'Habagat' leaves 49 dead; massive clean-up begins-A A +A
Thursday, August 9, 2012
MANILA (Updated) -- Thousands of Filipinos shoveled muck and debris from flood-ravaged homes, shops and roads under a shining sun Thursday after nearly two weeks of nonstop rains shut down the capital, killed 49 people, and forced thousands to flee from the deluge.
More than two million people were affected by Manila's worst flooding since 2009, and most of the deaths recorded were due to drowning, said the National Disaster Risk Reduction and Management Council (NDRRMC). More than half of the sprawling metropolis of 12 million was submerged at the peak, and schools and offices have been closed for days.
On Thursday, as the rain finally stopped, residents began to fix disheveled homes and stores in flood-hit communities that resembled a wasteland littered with mud-caked garbage.
Some of the displaced in still-crowded evacuation centers have begun to trickle back to neighborhoods, where floodwaters have subsided, Social Welfare Secretary Dinky Soliman said.
More than 580,000 people, however, remained in hundreds of evacuation centers in Manila and outlying provinces.
"We were totally washed out," said Rudy Aquino, a flower shop owner along Araneta Avenue, where more than three meters (10 feet) of rampaging floodwaters swamped everything and carried all sorts of trash and even a wayward cargo truck.
Aquino, whose shop also was hit by the more massive flashflood in 2009, was moving to a safer location when the deluge engulfed his business on Tuesday and again late Wednesday when floodwaters rose again. As he tried to rise from the latest onslaught, a fresh supply of red orchids arrived at his shop Thursday as he and staff were cleaning up.
Even though the weather has cleared, the government was busy with rescue and relief work in the worst-hit areas, especially along swollen rivers and coastal communities.
In hard-hit Marikina City in the capital, rescuers on rubber boats floated down still-flooded streets to reach thousands of residents marooned in submerged houses along the Marikina River.
After the rains stopped, thousands of shoppers descended on grocery stores to stack up on food and other supplies.
The flooding has rattled the nerves of tens of thousands of people who had to be evacuated for the second time in as many days after returning home during a brief respite of dry weather early Wednesday.
"They are hard-headed. Now that the waters are high again, they got scared and they are calling us to be rescued," said police Senior Inspector Abner Perdosa, who led a team of rescuers in orange shirts helping residents across waist-deep muddy waters into government-run shelters.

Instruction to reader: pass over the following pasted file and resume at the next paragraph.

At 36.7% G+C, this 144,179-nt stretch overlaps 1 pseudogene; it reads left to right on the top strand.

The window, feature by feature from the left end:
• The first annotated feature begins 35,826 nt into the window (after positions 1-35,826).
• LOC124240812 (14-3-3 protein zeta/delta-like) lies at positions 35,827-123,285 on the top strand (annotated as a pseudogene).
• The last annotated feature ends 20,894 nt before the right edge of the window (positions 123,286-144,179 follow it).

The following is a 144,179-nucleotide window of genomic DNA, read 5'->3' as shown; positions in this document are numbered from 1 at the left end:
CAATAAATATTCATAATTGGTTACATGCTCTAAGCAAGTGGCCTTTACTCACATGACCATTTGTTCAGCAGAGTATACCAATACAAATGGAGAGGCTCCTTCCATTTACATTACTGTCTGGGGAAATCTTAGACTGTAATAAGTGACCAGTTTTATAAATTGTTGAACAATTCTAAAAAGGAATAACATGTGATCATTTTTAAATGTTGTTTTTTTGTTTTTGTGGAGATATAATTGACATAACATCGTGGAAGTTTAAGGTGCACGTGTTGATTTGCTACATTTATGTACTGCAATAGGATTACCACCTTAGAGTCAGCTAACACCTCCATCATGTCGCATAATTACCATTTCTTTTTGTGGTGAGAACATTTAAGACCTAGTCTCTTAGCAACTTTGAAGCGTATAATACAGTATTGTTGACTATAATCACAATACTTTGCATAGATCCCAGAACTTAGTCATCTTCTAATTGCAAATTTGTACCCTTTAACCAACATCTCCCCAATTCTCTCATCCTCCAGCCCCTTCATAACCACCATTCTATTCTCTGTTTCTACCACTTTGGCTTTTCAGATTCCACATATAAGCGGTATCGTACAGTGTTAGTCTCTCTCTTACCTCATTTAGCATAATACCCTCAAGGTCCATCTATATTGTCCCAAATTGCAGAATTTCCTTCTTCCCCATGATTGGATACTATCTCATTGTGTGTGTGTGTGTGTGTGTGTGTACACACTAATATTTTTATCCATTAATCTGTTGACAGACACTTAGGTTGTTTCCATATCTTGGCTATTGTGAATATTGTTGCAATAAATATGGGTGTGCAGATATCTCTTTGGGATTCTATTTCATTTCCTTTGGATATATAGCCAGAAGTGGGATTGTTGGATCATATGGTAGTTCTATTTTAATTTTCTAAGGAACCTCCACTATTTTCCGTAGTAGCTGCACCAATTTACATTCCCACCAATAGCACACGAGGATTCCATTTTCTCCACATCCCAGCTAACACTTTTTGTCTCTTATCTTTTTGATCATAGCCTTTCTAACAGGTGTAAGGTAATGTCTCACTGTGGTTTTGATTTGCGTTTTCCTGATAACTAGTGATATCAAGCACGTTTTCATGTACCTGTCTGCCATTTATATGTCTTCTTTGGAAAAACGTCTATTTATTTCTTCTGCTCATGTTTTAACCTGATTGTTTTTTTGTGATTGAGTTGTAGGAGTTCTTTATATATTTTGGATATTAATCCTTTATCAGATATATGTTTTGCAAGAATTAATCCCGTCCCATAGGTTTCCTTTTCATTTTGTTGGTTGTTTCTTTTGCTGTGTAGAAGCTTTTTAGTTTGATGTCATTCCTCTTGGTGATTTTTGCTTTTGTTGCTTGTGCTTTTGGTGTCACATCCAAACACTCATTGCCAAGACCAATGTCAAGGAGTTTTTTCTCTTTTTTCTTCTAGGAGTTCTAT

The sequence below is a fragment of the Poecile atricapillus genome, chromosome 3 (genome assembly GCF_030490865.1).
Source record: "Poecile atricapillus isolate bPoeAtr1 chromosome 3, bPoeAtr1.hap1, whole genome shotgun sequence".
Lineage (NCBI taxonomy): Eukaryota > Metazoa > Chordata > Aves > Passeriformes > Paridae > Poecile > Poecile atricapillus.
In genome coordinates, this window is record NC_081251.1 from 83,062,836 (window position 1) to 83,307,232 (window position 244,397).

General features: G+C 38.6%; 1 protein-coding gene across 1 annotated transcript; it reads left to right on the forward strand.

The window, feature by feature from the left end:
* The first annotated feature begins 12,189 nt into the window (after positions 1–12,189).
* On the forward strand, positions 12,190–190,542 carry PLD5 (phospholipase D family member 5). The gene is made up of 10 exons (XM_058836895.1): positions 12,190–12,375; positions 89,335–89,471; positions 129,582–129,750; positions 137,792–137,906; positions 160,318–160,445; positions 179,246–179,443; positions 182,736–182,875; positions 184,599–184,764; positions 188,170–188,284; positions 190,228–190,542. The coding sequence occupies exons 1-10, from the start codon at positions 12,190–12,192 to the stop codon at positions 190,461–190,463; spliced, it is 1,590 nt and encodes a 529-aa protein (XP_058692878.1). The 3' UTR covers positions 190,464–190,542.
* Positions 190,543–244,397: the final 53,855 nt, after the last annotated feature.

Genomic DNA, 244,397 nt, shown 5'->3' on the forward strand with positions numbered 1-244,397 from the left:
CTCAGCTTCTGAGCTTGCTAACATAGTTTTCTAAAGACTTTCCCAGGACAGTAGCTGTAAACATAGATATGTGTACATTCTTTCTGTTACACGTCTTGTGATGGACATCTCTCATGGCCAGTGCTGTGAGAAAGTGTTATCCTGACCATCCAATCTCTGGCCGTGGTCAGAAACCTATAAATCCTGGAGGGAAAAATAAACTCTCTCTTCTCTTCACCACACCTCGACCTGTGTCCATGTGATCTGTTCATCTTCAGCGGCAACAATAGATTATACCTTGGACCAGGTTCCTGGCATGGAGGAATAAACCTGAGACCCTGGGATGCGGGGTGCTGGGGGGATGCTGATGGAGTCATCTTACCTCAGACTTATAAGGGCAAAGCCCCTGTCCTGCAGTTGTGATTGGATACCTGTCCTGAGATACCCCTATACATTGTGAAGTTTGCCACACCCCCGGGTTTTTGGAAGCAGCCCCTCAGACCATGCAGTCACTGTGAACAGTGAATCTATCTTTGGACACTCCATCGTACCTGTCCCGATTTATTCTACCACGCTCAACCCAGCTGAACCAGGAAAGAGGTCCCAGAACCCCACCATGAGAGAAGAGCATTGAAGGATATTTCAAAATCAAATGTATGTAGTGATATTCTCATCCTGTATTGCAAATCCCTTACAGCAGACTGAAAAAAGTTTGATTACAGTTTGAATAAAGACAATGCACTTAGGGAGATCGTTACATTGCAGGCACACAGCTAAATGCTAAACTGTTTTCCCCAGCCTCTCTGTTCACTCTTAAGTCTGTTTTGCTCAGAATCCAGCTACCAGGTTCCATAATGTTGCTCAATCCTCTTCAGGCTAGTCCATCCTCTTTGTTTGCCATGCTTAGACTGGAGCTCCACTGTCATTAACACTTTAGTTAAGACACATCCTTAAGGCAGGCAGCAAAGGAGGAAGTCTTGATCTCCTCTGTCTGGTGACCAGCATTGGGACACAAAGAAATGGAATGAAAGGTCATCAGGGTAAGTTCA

Minerva Mercader, a beauty parlor worker, said she and her children had returned to their house near a river in suburban Quezon City when the weather cleared Wednesday, only to rush back to a Roman Catholic church when the waters rose again.
"I got scared because the sky was so dark and there was this downpour," said Mercader, who was dripping wet from the rain as she stepped into Santo Domingo Church with her three children.
The 49 deaths reported since Sunday included 10 people killed in a landslide in Quezon City and several who drowned in outlying provinces.
Deaths due to drowning were reported in the cities of Caloocan, Valenzuela, and Malabon, as well as in the provinces of Pampanga, Zambales, Bulacan, Bataan, Batangas, Rizal and Romblon.
Classes were suspended this week as cities declared a state of calamity, and government offices were slowly reopening. The United States Embassy remained closed Thursday.
The Philippine Atmospheric, Geophysical and Astronomical Services Administration (Pagasa), however, lifted Thursday the rainfall warning in Metro Manila, signifying better conditions this coming weekend.
Pagasa posted the good news on microblogging site Twitter at 12:20 p.m., two hours after it only recorded light to moderate rainfall (1-7 millimeters per hour).
The effects of the flooding brought by the southwest monsoon, however, prompted 17 affected local government units (LGUs) to declare a state of calamity to facilitate the use of funds for relief and rehabilitation efforts.
These LGUs include Manila, Marikina, Malabon, Navotas, Valenzuela, Muntinlupa, San Juan, Pasig, Pasay, Caloocan, Pateros in the National Capital Region (NCR); Bataan, Pampanga, Zambales and Bulacan in Central Luzon; Laguna in Calabarzon and Palawan (limited to Culion, El Nido and Linacapan) in Mimaropa.
In Taguig, Mayor Lani Cayetano asked city councilors to immediately approve her recommendation to place the city under state of calamity. The City Council is scheduled to hold a special session on Friday for this purpose.
Eighteen out of the 28 Taguig villages were submerged in water. Even the city hall in Tuktukan village was swamped in two-feet flood.
All Thursday classes, from pre-school to postgraduate, in the NCR, and the provinces of Zambales, Bataan, Pampanga, Pangasinan, Tarlac, Bulacan, Laguna, Cavite, and Rizal were suspended based on Memorandum Circular 34 issued by Executive Secretary Paquito Ochoa.
Local governments of Quezon City and Marikina extended this class suspension to Friday.
Work in all courts in Metro Manila including the Supreme Court, Court of Appeals, Sandiganbayan and Court of Tax Appeals was also suspended.
Employees at the Senate were also ordered not to report to duty. (AP/Virgil Lopez/Emmanuel Louis Bacani/Sunnex)